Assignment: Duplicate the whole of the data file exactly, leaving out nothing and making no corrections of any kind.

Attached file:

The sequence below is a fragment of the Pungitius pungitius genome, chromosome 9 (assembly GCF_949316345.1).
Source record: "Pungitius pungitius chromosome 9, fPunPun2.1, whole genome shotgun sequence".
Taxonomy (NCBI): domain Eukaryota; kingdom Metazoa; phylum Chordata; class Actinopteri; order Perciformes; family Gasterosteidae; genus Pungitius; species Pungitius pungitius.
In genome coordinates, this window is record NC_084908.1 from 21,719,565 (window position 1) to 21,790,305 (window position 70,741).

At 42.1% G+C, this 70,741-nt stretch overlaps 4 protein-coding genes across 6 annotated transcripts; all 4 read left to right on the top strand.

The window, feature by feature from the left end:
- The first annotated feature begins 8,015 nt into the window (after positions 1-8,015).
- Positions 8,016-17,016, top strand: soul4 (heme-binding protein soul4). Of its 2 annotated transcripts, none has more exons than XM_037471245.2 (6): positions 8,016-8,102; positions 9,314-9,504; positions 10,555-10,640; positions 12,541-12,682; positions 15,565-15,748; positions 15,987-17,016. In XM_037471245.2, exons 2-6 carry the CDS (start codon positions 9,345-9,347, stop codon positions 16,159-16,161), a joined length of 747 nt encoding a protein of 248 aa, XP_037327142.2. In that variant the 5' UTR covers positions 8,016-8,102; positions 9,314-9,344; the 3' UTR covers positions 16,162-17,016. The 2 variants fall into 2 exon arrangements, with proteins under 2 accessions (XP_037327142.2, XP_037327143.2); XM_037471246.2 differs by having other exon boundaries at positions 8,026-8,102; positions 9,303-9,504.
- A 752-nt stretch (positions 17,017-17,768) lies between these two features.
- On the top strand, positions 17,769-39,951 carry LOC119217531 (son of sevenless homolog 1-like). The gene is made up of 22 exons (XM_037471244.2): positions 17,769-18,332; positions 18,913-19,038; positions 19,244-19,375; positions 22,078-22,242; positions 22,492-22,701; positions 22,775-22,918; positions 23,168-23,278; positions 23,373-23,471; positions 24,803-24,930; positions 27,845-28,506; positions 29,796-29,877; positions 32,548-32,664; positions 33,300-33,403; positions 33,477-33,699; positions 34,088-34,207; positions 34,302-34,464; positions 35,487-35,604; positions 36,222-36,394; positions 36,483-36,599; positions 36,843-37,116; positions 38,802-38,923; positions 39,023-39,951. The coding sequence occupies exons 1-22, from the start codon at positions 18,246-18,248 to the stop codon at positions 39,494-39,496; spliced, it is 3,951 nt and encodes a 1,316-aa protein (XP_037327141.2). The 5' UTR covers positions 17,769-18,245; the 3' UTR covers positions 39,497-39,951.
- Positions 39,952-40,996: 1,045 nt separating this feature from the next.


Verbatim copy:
The sequence below is a fragment of the Pungitius pungitius genome, chromosome 9 (assembly GCF_949316345.1).
Source record: "Pungitius pungitius chromosome 9, fPunPun2.1, whole genome shotgun sequence".
Taxonomy (NCBI): domain Eukaryota; kingdom Metazoa; phylum Chordata; class Actinopteri; order Perciformes; family Gasterosteidae; genus Pungitius; species Pungitius pungitius.
In genome coordinates, this window is record NC_084908.1 from 21,719,565 (window position 1) to 21,790,305 (window position 70,741).

At 42.1% G+C, this 70,741-nt stretch overlaps 4 protein-coding genes across 6 annotated transcripts; all 4 read left to right on the top strand.

The window, feature by feature from the left end:
- The first annotated feature begins 8,015 nt into the window (after positions 1-8,015).
- Positions 8,016-17,016, top strand: soul4 (heme-binding protein soul4). Of its 2 annotated transcripts, none has more exons than XM_037471245.2 (6): positions 8,016-8,102; positions 9,314-9,504; positions 10,555-10,640; positions 12,541-12,682; positions 15,565-15,748; positions 15,987-17,016. In XM_037471245.2, exons 2-6 carry the CDS (start codon positions 9,345-9,347, stop codon positions 16,159-16,161), a joined length of 747 nt encoding a protein of 248 aa, XP_037327142.2. In that variant the 5' UTR covers positions 8,016-8,102; positions 9,314-9,344; the 3' UTR covers positions 16,162-17,016. The 2 variants fall into 2 exon arrangements, with proteins under 2 accessions (XP_037327142.2, XP_037327143.2); XM_037471246.2 differs by having other exon boundaries at positions 8,026-8,102; positions 9,303-9,504.
- A 752-nt stretch (positions 17,017-17,768) lies between these two features.
- On the top strand, positions 17,769-39,951 carry LOC119217531 (son of sevenless homolog 1-like). The gene is made up of 22 exons (XM_037471244.2): positions 17,769-18,332; positions 18,913-19,038; positions 19,244-19,375; positions 22,078-22,242; positions 22,492-22,701; positions 22,775-22,918; positions 23,168-23,278; positions 23,373-23,471; positions 24,803-24,930; positions 27,845-28,506; positions 29,796-29,877; positions 32,548-32,664; positions 33,300-33,403; positions 33,477-33,699; positions 34,088-34,207; positions 34,302-34,464; positions 35,487-35,604; positions 36,222-36,394; positions 36,483-36,599; positions 36,843-37,116; positions 38,802-38,923; positions 39,023-39,951. The coding sequence occupies exons 1-22, from the start codon at positions 18,246-18,248 to the stop codon at positions 39,494-39,496; spliced, it is 3,951 nt and encodes a 1,316-aa protein (XP_037327141.2). The 5' UTR covers positions 17,769-18,245; the 3' UTR covers positions 39,497-39,951.
- Positions 39,952-40,996: 1,045 nt separating this feature from the next.